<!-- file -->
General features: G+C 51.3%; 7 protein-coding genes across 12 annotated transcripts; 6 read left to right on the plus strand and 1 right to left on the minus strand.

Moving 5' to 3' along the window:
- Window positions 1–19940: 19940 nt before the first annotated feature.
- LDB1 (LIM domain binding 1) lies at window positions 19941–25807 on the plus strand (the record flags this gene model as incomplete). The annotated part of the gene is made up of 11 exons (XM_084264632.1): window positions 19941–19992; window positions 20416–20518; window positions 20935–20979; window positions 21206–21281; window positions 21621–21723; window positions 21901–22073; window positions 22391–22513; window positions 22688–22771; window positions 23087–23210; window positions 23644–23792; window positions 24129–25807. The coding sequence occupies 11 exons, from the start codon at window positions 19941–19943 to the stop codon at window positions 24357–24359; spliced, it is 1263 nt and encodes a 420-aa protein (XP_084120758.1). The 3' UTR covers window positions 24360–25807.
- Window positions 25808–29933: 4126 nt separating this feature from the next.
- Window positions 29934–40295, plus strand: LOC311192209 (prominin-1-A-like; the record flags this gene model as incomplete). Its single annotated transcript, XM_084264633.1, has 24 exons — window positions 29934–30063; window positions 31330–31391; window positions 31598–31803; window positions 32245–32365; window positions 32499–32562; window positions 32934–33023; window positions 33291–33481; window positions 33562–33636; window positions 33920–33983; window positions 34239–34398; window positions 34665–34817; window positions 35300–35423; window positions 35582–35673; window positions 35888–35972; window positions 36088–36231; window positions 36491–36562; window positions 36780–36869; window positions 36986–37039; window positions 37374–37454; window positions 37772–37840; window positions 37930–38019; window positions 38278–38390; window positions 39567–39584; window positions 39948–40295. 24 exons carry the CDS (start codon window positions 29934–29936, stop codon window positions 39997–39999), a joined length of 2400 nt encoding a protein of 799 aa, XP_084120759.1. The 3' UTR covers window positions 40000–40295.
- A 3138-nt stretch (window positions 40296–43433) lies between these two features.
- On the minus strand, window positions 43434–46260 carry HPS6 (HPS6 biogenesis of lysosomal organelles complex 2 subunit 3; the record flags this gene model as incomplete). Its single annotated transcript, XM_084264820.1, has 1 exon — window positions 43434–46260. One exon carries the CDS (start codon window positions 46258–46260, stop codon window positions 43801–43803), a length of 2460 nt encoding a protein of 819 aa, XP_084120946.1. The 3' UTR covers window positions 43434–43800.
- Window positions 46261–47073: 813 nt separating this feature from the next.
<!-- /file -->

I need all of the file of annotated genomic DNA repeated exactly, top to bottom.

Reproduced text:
General features: G+C 51.3%; 7 protein-coding genes across 12 annotated transcripts; 6 read left to right on the plus strand and 1 right to left on the minus strand.

Moving 5' to 3' along the window:
- Window positions 1–19940: 19940 nt before the first annotated feature.
- LDB1 (LIM domain binding 1) lies at window positions 19941–25807 on the plus strand (the record flags this gene model as incomplete). The annotated part of the gene is made up of 11 exons (XM_084264632.1): window positions 19941–19992; window positions 20416–20518; window positions 20935–20979; window positions 21206–21281; window positions 21621–21723; window positions 21901–22073; window positions 22391–22513; window positions 22688–22771; window positions 23087–23210; window positions 23644–23792; window positions 24129–25807. The coding sequence occupies 11 exons, from the start codon at window positions 19941–19943 to the stop codon at window positions 24357–24359; spliced, it is 1263 nt and encodes a 420-aa protein (XP_084120758.1). The 3' UTR covers window positions 24360–25807.
- Window positions 25808–29933: 4126 nt separating this feature from the next.
- Window positions 29934–40295, plus strand: LOC311192209 (prominin-1-A-like; the record flags this gene model as incomplete). Its single annotated transcript, XM_084264633.1, has 24 exons — window positions 29934–30063; window positions 31330–31391; window positions 31598–31803; window positions 32245–32365; window positions 32499–32562; window positions 32934–33023; window positions 33291–33481; window positions 33562–33636; window positions 33920–33983; window positions 34239–34398; window positions 34665–34817; window positions 35300–35423; window positions 35582–35673; window positions 35888–35972; window positions 36088–36231; window positions 36491–36562; window positions 36780–36869; window positions 36986–37039; window positions 37374–37454; window positions 37772–37840; window positions 37930–38019; window positions 38278–38390; window positions 39567–39584; window positions 39948–40295. 24 exons carry the CDS (start codon window positions 29934–29936, stop codon window positions 39997–39999), a joined length of 2400 nt encoding a protein of 799 aa, XP_084120759.1. The 3' UTR covers window positions 40000–40295.
- A 3138-nt stretch (window positions 40296–43433) lies between these two features.
- On the minus strand, window positions 43434–46260 carry HPS6 (HPS6 biogenesis of lysosomal organelles complex 2 subunit 3; the record flags this gene model as incomplete). Its single annotated transcript, XM_084264820.1, has 1 exon — window positions 43434–46260. One exon carries the CDS (start codon window positions 46258–46260, stop codon window positions 43801–43803), a length of 2460 nt encoding a protein of 819 aa, XP_084120946.1. The 3' UTR covers window positions 43434–43800.
- Window positions 46261–47073: 813 nt separating this feature from the next.